The Bob Edwards Show, November 19-23, 2012
Monday, November 19, 2012: In his new book Deadlines and Disruption, Stephen Shepard examines how the most endangered journalism species — the newspaper — might prevent extinction. Shepard is the founding dean of the CUNY Graduate School of Journalism. Then, Irish singer-songwriter Susan McKeown pays homage to her adopted homeland with her latest album Belong. McKeown moved to New York City from Ireland in the 1990s, building a successful music career that has taken her from Klezmer to African sounds, and earned McKeown a Grammy along the way.
Tuesday, November 20, 2012: Pulitzer Prize winner Tina Kelley and Covenant House President Kevin Ryan partnered to share the stories of six young people who became homeless. “Creionna” is one of those, a teen mother and Katrina refugee who left home when her son was six weeks old to protect him from her damaging family. They will discuss how to overcome the violence and neglect, as told in their new book, “Almost Home: Helping Kids Move from Homelessness to Hope.”
Wednesday, November 21, 2012: Oscar-winning director, author, and illustrator William Joyce’s most recent film, Rise of the Guardians, sprang from a single question his daughter asked him 14 years ago: “do Santa Claus, the Easter Bunny, and the Tooth Fairy all know each other?” Actors Alec Baldwin, Hugh Jackman, and Isla Fisher provide the voices for childhood’s most famous three, with Jude Law as the villain Pitch. Then, Donald Fagen is best known as the front man for Steely Dan, the band Rolling Stone magazine called, “the perfect musical antiheroes for the Seventies.” After hits like Rikki Don’t Lose That Number and Peg, Fagen went out on his own and has now released his fourth solo album, Sunken Condos. Fagen is joined by Michael Leonhart who served as co-producer for the new album, and has performed with Steely Dan since their comeback in the 90s.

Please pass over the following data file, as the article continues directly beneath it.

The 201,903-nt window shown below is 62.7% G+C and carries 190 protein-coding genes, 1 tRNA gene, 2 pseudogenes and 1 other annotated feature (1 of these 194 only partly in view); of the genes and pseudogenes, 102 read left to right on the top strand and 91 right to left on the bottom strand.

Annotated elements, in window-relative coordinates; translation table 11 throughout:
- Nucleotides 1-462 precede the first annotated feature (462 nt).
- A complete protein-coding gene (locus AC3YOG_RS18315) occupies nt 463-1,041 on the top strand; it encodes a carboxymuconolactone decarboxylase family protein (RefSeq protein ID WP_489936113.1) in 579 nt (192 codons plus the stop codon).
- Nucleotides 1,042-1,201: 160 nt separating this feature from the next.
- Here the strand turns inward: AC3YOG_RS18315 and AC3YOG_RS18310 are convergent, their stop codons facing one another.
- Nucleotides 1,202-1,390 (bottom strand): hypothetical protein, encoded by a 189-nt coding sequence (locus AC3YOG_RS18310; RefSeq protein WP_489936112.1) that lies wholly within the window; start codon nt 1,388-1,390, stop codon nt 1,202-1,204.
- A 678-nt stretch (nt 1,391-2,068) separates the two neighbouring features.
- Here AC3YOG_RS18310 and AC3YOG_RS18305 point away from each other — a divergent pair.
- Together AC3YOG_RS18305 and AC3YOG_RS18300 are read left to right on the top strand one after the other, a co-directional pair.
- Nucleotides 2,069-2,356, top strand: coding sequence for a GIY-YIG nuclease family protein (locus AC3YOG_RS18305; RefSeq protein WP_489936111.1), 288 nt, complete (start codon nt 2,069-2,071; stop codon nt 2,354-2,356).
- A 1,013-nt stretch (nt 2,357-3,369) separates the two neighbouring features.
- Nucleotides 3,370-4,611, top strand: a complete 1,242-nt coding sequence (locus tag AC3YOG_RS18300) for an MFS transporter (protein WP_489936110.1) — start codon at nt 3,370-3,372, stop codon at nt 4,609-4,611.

Thursday, November 22, 2012: On this Thanksgiving Day we dip into our archives. First it’s Bob’s interview with Nantucket resident Nathaniel Philbrick about his book Mayflower: A Story of Courage, Community and War. Then, Davia Nelson and Nikki Silva have been producing some of the best stuff on radio since 1979. They are the creators of two Peabody Award winning NPR series Lost & Found Sound and The Sonic Memorial Project. Bob talks to The Kitchen Sisters about their project, an audio book based on their radio series Hidden Kitchens: Stories and More from NPR’s The Kitchen Sisters.
Friday, November 23, 2012: Doyle McManus, Washington columnist for the Los Angeles Times, joins Bob to discuss the latest political news. Next, Katherine Boo won the 2012 National Book Award for Behind the Beautiful Forevers: Life, Death and Hope in a Mumbai Undercity, a book that chronicles the story of people struggling to live in one of contemporary India’s most notorious slums. Then, in our latest This I Believe essay, we’ll continue our series this month focusing on sacrifices made by military families.